Over the years, I’ve counseled many individuals with sexual behavior problems. Among those who had turned to internet porn, there were many explanations for how and why they got started, but one factor stood out among all the others: problems with genuine intimacy. Fairly universally, they were unable to derive sufficient emotional satisfaction from deeply knowing, caring about, and being intimately connected to another human being. More particularly, intimacy itself could not produce sexual arousal. For that they needed a sufficiently stimulating “object.” They turned to porn in the first place because it gave them something they couldn’t find within a relationship. It was their inability to forge, nurture, sustain, and derive satisfaction from true intimacy that defined not only the deficiencies in their character but also the many troubles they had with relationship partners.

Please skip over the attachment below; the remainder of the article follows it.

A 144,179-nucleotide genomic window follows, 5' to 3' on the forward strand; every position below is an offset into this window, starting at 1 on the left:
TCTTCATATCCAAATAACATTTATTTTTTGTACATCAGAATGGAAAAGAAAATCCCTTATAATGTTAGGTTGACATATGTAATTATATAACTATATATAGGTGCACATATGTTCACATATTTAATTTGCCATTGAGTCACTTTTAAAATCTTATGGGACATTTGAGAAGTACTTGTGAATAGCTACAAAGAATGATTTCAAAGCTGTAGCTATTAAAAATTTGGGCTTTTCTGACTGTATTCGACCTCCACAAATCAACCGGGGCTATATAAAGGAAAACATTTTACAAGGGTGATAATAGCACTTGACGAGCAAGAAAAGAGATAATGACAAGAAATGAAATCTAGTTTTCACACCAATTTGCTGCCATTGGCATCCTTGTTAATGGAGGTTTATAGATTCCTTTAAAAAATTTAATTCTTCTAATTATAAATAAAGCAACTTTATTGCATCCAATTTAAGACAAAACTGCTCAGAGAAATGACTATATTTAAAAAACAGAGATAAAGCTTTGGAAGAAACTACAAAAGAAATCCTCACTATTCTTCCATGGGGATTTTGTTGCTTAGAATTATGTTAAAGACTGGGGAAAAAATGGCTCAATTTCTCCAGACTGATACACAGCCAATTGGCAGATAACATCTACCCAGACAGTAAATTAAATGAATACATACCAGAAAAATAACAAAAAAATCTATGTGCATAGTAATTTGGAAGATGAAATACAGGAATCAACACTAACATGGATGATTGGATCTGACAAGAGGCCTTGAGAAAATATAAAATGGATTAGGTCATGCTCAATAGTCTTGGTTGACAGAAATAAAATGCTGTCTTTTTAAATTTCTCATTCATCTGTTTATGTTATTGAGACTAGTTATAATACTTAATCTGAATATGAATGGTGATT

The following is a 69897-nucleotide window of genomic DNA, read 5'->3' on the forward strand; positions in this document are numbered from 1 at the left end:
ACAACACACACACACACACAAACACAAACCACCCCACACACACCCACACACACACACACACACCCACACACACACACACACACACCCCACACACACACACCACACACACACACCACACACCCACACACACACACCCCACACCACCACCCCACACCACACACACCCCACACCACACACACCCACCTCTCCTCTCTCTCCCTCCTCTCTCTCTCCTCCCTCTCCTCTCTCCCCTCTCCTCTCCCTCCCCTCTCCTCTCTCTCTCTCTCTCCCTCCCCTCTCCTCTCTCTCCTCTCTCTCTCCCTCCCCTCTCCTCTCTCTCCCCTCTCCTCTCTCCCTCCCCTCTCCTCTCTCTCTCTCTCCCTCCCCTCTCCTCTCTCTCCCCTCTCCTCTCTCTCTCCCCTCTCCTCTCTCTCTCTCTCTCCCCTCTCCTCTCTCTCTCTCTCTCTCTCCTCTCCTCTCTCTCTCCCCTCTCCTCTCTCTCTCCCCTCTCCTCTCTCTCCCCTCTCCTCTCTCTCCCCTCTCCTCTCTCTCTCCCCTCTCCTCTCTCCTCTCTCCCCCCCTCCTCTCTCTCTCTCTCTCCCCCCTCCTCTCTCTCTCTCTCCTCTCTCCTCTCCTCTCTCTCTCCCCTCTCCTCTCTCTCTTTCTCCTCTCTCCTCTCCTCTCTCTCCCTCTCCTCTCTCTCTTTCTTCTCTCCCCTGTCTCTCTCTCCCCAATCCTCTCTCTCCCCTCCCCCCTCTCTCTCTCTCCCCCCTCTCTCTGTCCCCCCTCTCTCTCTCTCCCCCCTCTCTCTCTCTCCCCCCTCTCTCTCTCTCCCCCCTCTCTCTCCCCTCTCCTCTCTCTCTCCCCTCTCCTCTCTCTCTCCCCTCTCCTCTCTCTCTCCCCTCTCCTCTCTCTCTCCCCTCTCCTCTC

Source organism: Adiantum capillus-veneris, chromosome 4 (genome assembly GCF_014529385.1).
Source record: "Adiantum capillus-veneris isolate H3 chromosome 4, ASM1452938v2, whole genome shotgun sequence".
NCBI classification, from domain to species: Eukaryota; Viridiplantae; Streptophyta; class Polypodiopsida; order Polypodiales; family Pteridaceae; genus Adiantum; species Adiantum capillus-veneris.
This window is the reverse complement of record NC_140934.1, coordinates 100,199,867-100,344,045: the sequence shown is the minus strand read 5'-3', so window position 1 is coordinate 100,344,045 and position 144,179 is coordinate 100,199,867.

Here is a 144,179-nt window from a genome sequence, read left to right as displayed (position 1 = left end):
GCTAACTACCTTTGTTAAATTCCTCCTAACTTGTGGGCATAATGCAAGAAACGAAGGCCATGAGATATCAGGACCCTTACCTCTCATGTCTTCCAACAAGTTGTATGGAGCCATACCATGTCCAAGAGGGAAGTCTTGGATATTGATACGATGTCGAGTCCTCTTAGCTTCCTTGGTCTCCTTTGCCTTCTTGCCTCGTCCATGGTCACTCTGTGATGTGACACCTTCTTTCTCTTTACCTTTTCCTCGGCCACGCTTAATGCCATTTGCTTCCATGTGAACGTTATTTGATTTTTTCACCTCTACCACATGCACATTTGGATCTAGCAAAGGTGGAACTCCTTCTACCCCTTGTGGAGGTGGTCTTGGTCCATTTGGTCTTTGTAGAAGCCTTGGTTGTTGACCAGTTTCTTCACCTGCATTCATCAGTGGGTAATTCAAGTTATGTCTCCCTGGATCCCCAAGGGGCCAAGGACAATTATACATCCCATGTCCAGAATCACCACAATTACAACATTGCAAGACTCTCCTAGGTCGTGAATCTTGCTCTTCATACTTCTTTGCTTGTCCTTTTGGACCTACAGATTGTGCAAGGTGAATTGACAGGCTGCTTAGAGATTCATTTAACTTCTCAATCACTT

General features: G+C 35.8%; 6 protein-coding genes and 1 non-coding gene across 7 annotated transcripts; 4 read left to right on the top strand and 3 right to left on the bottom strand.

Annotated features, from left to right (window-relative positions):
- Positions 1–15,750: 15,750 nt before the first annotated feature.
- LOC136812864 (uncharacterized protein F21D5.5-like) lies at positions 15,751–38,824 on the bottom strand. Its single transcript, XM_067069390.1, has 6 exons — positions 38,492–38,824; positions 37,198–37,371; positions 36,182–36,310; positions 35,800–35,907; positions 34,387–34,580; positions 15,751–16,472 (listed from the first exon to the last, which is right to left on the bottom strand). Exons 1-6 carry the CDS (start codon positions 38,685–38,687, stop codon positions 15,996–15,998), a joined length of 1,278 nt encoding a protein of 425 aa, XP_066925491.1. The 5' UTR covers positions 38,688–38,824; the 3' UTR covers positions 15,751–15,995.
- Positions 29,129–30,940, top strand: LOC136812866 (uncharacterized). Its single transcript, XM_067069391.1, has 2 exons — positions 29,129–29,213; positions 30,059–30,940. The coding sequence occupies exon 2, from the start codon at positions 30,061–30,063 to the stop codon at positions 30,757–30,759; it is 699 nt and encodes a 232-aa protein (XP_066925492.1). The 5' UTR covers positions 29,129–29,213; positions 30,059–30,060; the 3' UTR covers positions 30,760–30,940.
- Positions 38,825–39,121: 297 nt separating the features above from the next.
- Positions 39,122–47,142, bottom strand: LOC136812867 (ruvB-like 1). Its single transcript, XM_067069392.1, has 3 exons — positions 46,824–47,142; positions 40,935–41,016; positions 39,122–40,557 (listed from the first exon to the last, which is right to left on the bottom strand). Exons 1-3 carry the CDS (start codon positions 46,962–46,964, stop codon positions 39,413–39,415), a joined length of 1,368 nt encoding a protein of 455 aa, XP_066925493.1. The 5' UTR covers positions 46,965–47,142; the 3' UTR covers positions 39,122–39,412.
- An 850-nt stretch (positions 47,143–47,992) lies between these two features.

If a deficient capacity to achieve and derive emotional satisfaction from intimacy is at the heart of many sexual behavior problems, it stands to reason that a person remains at risk for all sorts of those problems — not just pornography addiction — unless the impediments to intimacy residing in their character are sufficiently and directly addressed. Addressing these aspects of character in therapy is a real challenge. Sometimes, it means recognizing, challenging, and working through a person’s narcissism. Other times, it means helping someone acquire social interaction skills they’d never successfully cultivated before. Still other times, it means challenging and completely altering the manner in which a person views prospective sexual partners or even the nature and purpose of sexual relations. Suitably examining such issues entails a heck of a lot of work. But experience has taught me that unless a person has grown in character to the point that they can really “connect” with another human being on a deeper, more meaningful level — as opposed to seeing and dealing with them primarily as an “object” of gratification — they’ll remain vulnerable to dysfunctions of sexual behavior. In the end, as is true for so many other problem behaviors, difficulties in this important area of human functioning ultimately comes down to character. The good news is that with proper attention and intervention, character growth can be nurtured, regardless of how stunted a person might be in their character maturity.